Universal Basic Income and Living Wages

New Orleans  A call from a reporter in Honolulu surprised me. He wanted to talk to me about UBI, universal basic income. It seems that the legislature in Hawaii had passed a resolution to study UBI for the islands. That was surprising news to me. It also turned out that the angel behind the online news paper, Pierre Omidiyar, was also involved in a small UBI experiment in Kenya outside of Nairobi. There’s a much touted experiment involving 2000 people in Finland where they are trying to substitute UBI payments to the unemployed for welfare payments. There’s the annual division of oil revenues in Alaska through their trust which makes annual payments to residents there every calendar year in the $1200 to $1500 range. Andy Stern, the former president of the Service Employees, wrote a book about it recently. What’s up?

Omidiyar, the former Ebay whiz, gives credence to the flurry of interest around Silicon Valley which connects some of these pieces. The spin is that the techies are finally coming to grips with the fact that automation will actually decrease jobs in the future as it has done so in the past by millions, rather than the mirage they had maintained in the past that technology would always create new jobs for the ones they replaced. Soaring cost of living has also put the wind in the sails of faster track increases in the minimum wage to $15 per hour. Seattle of course broke the ceiling several years ago and is now moving in that direction with dueling studies recently out arguing both sides of the debate on whether jobs were lost or hours cut as a result of the raise. Other cities around the Bay Area in San Francisco and around Silicon Valley are also increasingly moving forward on a drive to $15 per hour as well.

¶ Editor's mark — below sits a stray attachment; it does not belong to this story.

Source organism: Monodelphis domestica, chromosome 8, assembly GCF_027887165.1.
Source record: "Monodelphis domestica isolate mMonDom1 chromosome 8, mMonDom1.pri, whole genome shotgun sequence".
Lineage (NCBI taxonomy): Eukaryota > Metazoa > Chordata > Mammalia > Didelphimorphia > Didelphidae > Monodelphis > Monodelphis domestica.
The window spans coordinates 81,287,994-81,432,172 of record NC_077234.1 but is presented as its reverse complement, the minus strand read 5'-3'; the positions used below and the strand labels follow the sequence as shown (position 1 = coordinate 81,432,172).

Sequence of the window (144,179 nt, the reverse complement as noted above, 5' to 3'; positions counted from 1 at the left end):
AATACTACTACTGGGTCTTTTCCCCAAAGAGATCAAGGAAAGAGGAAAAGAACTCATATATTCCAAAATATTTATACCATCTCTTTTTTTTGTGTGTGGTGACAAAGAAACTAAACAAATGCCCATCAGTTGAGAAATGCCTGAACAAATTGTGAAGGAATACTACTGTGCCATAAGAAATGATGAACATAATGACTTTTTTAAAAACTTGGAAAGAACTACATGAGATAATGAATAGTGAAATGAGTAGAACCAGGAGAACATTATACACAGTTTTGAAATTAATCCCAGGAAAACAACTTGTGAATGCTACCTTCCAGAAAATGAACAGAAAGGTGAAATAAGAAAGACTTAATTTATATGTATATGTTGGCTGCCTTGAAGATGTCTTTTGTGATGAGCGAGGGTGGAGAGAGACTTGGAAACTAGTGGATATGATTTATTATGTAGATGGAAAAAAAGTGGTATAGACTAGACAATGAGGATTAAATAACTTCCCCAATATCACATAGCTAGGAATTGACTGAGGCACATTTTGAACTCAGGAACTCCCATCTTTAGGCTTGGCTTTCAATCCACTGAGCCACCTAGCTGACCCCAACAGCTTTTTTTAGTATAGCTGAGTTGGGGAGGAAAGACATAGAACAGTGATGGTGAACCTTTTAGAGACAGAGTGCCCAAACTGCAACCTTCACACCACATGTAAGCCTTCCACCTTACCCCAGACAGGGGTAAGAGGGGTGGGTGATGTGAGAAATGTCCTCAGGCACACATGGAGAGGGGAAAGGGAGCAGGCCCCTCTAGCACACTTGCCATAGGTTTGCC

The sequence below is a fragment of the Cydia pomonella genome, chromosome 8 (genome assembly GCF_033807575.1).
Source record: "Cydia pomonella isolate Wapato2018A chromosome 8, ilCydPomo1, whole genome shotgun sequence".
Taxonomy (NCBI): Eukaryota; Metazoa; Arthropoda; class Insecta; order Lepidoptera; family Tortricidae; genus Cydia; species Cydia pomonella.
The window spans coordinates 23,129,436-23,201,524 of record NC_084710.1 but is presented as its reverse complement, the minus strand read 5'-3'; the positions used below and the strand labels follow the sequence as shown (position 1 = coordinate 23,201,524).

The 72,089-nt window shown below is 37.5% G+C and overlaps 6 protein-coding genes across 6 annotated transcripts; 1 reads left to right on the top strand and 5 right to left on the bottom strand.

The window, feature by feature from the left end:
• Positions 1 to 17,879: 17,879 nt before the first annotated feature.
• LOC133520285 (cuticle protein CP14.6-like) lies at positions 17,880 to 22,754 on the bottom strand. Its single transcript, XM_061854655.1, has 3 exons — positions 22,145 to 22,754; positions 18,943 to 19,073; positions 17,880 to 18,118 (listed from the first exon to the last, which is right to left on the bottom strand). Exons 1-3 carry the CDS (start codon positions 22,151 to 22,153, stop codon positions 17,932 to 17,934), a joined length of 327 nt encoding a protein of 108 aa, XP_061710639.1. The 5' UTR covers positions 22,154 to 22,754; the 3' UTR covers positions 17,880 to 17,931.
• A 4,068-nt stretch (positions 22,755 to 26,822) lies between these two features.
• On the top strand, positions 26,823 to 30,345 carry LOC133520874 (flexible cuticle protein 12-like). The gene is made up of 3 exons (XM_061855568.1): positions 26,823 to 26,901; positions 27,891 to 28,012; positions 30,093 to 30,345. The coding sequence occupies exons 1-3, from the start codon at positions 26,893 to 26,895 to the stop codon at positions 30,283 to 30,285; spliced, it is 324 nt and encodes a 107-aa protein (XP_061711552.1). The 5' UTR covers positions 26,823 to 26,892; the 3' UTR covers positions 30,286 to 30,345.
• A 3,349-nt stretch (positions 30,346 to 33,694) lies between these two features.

These are hopeful signs that some policy makers might finally embrace the notion of a guaranteed annual income. I would love the old slogans for the National Welfare Rights Organization that I chanted in my early days as an organizer with our members, “Adequate Income Now” and $5500 or Fight” turning into something other than nostalgia.

The Finnish experiment shows both the promise and the problems. As described in The Economist, 2000 of the 10% unemployed in the country were picked by lottery for the 2-year trial. During that period these workers are guaranteed $624 per month unconditionally. They are monitored from afar and the real results of the experiment won’t be known until the end of the trial period. Surveys “show the wider public wavering: 70% like the idea of the grant in theory, but that drops to 35% when respondents are told that income taxes…would have to rise to pay for it.”

Proponents and architects of the study worry that two years is not enough time and that the money furnished is not enough to test. Especially, because some of the researchers and advocates want to measure how the “psychology of beneficiaries changes.” Unions in Finland are skeptical because they see all of this as an effort to trim unemployment benefits and protections, and of course part of the push for this is cutting welfare benefits.